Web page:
r-values and insulation - Home Performance Coalition

r-values and insulation - Home Performance Coalition
R-VALUES AND INSULATION: INFORMATION AND
TIPS FOR HOME OWNERS/BUYERS
Facts about insulation
 Did you know insulation is essential to a comfortable, energy-efficient home? Insulation must be properly
installed to control heat gain during the summer and heat loss in the winter and allow heating and cooling
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systems to work efficiently.

Insulation provides resistance against heat flow from warmer to cooler spaces. Insulation will decrease
heat flow in your home. The more resistance to heat flow insulation provides, the lower your home
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heating and cooling costs will be.

According to the results of The Harris Poll, 25% of Americans have added insulation to their attic, crawl,
space, or any accessible exterior walls.

Insulation provides a number of benefits! Most importantly, properly installed insulation will:
o
provide homeowners with enhanced comfort,
o
lower utility bills,
o
improve durability, and
o
enhance the resale position of your home.
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What is an R-value?
 An R-value is an indication of the insulation’s resistance to heat flow and depends on the type of
insulation. The R-values of individual layers of insulation can be summed to determine the overall R-value
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of a specific location in your home.

The more insulation added to your home, the greater the R-value.

A greater insulation R-value means better resistance to heat flow and increased energy efficiency in your
home!
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R-value guidelines
 Wall R-values typically range from R-11 to R-23. Increase the R-value even more by simply adding a layer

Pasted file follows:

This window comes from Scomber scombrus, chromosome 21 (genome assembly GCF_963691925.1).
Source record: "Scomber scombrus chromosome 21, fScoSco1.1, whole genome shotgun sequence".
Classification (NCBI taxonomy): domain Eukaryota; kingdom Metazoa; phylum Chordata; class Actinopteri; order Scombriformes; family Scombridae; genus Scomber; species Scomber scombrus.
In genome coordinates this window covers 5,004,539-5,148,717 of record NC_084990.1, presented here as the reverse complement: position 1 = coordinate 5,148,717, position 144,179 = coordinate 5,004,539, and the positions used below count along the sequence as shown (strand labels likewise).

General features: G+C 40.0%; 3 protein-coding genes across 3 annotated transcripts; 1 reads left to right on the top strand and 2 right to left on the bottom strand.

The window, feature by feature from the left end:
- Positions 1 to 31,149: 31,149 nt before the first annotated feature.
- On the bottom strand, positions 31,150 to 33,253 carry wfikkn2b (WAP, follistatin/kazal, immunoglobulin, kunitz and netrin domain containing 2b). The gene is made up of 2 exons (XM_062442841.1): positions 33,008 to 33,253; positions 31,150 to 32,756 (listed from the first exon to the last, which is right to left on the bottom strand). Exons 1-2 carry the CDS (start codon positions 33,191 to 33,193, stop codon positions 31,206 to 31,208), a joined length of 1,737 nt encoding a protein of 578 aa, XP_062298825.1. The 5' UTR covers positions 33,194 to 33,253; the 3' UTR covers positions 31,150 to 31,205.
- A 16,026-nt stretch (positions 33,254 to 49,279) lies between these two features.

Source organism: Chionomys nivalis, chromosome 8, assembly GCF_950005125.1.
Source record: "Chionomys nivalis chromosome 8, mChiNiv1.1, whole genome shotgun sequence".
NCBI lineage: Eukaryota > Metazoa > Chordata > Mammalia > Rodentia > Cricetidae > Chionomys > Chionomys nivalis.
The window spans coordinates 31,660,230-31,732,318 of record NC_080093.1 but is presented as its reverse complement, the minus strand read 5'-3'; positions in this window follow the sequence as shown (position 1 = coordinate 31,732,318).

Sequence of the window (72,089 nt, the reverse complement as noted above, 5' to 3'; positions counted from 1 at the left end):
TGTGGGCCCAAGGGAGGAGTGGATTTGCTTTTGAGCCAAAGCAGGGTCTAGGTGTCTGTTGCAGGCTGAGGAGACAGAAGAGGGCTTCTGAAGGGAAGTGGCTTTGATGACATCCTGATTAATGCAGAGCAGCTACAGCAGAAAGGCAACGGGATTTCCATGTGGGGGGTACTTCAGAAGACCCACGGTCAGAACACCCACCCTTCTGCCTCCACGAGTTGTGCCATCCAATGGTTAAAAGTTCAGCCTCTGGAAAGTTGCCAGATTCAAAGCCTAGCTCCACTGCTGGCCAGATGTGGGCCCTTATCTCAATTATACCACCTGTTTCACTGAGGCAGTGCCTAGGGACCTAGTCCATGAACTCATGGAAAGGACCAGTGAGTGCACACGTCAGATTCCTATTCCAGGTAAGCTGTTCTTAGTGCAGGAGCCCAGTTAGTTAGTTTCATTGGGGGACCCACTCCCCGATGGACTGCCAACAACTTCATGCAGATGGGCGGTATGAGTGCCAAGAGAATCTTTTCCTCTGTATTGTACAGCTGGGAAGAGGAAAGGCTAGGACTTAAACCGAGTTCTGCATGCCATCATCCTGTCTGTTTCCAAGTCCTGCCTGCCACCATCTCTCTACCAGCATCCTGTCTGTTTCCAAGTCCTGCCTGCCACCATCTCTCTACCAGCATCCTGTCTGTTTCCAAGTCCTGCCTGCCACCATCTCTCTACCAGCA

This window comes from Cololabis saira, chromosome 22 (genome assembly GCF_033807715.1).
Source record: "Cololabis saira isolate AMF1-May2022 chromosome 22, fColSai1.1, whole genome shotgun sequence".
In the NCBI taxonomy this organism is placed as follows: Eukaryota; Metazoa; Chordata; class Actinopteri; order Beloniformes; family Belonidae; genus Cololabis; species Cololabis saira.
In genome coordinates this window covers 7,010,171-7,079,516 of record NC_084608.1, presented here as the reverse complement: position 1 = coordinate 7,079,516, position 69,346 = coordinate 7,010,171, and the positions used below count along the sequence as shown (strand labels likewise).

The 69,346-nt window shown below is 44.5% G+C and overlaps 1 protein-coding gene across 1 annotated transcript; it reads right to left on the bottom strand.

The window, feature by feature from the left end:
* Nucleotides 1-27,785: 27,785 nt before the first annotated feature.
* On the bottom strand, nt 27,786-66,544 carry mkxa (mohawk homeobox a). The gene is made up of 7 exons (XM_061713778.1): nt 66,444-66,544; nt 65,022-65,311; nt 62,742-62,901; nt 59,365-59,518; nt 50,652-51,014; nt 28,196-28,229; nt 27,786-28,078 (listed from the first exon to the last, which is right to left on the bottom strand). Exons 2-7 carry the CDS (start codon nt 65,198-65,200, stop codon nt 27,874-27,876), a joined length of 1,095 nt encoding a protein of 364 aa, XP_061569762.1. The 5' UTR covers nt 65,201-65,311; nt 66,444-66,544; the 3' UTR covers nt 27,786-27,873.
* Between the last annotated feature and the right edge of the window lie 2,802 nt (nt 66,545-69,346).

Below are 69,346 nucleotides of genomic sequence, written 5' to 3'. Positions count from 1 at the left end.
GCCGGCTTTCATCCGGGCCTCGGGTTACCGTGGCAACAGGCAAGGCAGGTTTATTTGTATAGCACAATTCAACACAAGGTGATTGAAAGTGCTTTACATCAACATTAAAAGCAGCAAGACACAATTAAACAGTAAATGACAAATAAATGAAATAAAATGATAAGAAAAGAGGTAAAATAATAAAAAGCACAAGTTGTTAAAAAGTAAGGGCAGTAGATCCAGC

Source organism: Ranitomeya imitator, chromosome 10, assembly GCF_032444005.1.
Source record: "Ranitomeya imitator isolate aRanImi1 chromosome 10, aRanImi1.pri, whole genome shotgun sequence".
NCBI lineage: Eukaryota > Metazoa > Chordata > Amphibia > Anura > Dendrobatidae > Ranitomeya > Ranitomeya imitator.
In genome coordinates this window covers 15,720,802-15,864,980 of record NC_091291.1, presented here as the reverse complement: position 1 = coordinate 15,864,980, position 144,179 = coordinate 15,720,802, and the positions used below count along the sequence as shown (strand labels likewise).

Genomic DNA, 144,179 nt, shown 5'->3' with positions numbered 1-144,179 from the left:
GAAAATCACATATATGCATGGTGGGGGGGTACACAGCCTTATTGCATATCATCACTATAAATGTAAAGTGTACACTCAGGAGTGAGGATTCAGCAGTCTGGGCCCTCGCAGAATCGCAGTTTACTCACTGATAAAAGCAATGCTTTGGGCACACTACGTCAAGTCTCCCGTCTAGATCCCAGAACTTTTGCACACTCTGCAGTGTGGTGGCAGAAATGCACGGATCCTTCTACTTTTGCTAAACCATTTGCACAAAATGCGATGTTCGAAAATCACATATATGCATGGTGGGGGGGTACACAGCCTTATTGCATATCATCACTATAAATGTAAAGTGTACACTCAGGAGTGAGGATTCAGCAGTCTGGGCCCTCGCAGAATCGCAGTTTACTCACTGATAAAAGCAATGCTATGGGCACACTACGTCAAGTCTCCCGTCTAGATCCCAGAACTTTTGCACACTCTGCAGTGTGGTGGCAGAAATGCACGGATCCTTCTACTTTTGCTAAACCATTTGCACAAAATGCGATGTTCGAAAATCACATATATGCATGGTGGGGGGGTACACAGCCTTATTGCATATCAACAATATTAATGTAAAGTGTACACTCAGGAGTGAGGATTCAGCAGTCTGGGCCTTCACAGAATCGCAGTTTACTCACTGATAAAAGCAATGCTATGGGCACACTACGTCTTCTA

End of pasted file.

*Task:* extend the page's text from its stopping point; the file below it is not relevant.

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of foam sheathing and using higher density insulation between the wall studs.

R-values for the floors generally range from R-11 to R-25, and in the ceiling from R-19 to R-50.

The North American Insulation Manufacturers Association provides recommended levels of insulation
depending on your home’s geographic location.
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National Home Performance Council Inc. is a 501 (c)(3) non -profit organization.
Types of insulation
 There are four major types of insulation that can be energy-effective in your home if properly installed.
These insulation materials are rated by their resistance to heat flow or R-value.
o
Batt Insulation
o
Blown-in Insulation
o
Sprayed or Injected Foam Products
o
Rigid Insulation
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Buying insulation for your home
 When purchasing insulation for your home, find the R-value labeled directly on the insulation’s packaging.

Look for products with no VOCs. There are many formaldehyde-free fiberglass insulation products now
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available.

Having Injected Foam insulation installed by a professional? Ask for no-VOC polyurethane spray foam.
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Installing insulation in your home
 When replacing or adding insulation to your home, the first step is to conduct a home energy audit. Find
out how here.

There are several other questions to ask yourself before adding insulation to your home:
o where your home is, isn't, and/or should be insulated,
o
what type of insulation you have now, and
o
what is the R-value and thickness/depth (in inches) of the insulation you have now?
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Key areas in your home to add insulation
 A home’s outer shell and attic represent two critical areas that need insulation.

Did you know insulation of your home’s outer shell or enclosure is one of the most cost effective ways to
improve the overall energy efficiency and comfort of your home? The enclosure of your home includes its
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outer walls, ceiling, windows, doors, and floors.

Your home’s attic is a great place to start a DIY insulation project because it is an easily accessible area.
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An attic’s hatch or door should also be insulated using insulation or a pre-made attic cover.